In a lumpectomy, only the breast lump and some surrounding tissue are removed. The surrounding tissue (margins) is inspected for cancer cells. If no cancer cells are found, this is called "negative" or "clear margins." Frequently, radiation therapy is given after lumpectomies.
During a mastectomy (sometimes also referred to as a simple mastectomy), all the breast tissue is removed. If immediate reconstruction is considered, a skin-sparing mastectomy is sometimes performed. In this surgery, all the breast tissue is removed as well but the overlying skin is preserved.
During this surgery, the surgeon removes the axillary lymph nodes as well as the chest wall muscle in addition to the breast. This procedure is done much less frequently than in the past, as in most cases a modified radical mastectomy is as effective.
Modified radical mastectomy
This surgery removes the axillary lymph nodes in addition to the breast tissue.
Depending on the stage of the cancer, your health care team might give you a choice between a lumpectomy and a mastectomy. Lumpectomy allows sparing of the breast but usually requires radiation therapy afterward. If lumpectomy is indicated, long-term follow-up shows no advantage of a mastectomy over the lumpectomy.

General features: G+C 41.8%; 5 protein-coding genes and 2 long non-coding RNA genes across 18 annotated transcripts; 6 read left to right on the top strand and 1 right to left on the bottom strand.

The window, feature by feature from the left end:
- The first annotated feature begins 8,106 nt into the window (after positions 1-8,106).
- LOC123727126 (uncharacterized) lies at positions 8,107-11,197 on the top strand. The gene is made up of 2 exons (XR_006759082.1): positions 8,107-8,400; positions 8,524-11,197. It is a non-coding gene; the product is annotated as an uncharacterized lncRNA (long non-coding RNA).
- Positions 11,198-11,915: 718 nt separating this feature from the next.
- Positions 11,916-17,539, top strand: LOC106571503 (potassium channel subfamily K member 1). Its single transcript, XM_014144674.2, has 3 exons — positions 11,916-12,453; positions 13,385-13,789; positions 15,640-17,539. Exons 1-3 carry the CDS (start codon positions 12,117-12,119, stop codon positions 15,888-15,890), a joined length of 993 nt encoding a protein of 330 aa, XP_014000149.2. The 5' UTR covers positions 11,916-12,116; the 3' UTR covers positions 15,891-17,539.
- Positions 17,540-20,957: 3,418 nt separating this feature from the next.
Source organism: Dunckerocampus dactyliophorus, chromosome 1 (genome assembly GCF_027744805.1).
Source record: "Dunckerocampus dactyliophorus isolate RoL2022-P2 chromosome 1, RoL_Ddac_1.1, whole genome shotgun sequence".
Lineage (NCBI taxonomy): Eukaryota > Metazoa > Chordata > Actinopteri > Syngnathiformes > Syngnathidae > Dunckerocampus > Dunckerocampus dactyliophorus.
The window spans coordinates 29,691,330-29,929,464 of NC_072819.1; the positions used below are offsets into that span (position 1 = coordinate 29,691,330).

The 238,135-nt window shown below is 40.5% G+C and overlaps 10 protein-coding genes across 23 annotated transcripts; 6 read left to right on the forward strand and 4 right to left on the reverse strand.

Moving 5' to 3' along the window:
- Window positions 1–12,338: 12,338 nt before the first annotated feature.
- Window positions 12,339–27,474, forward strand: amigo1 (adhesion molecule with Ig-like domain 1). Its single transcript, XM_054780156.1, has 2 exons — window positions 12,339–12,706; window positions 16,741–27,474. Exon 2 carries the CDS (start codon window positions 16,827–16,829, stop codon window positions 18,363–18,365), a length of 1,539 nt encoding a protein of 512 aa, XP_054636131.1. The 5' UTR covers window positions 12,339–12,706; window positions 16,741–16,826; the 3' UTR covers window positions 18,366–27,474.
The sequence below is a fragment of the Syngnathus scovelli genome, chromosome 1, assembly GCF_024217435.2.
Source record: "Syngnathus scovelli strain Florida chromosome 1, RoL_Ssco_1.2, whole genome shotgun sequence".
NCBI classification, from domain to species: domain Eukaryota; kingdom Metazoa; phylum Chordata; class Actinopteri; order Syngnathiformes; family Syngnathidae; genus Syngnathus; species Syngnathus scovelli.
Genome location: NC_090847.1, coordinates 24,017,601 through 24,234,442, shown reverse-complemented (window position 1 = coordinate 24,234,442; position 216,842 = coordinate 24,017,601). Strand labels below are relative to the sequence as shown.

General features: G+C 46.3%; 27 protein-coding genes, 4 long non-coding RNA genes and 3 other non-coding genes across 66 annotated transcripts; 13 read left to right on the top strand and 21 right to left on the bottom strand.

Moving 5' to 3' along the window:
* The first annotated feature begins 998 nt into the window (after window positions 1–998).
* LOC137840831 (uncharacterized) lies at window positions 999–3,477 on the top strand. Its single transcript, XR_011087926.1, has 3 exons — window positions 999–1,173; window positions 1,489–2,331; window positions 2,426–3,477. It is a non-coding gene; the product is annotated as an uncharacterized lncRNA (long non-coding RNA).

Radiation therapy destroys cancer cells with high energy rays. There are two ways to administer radiation therapy:
External beam radiation
This is the usual way radiation therapy is given for breast cancer. A beam of radiation is focused onto the affected area by an external machine. The extent of the treatment is determined by your health care team and is based on the surgical procedure performed and whether lymph nodes were affected or not.
The local area will usually be marked after the radiation team has determined the exact location for the treatments. Usually the treatment is given 5 days a week for 5 to 6 weeks.
This form of delivering radiation uses radioactive seeds or pellets. Instead of a beam from the outside delivering the radiation, these seeds are implanted into the breast next to the cancer.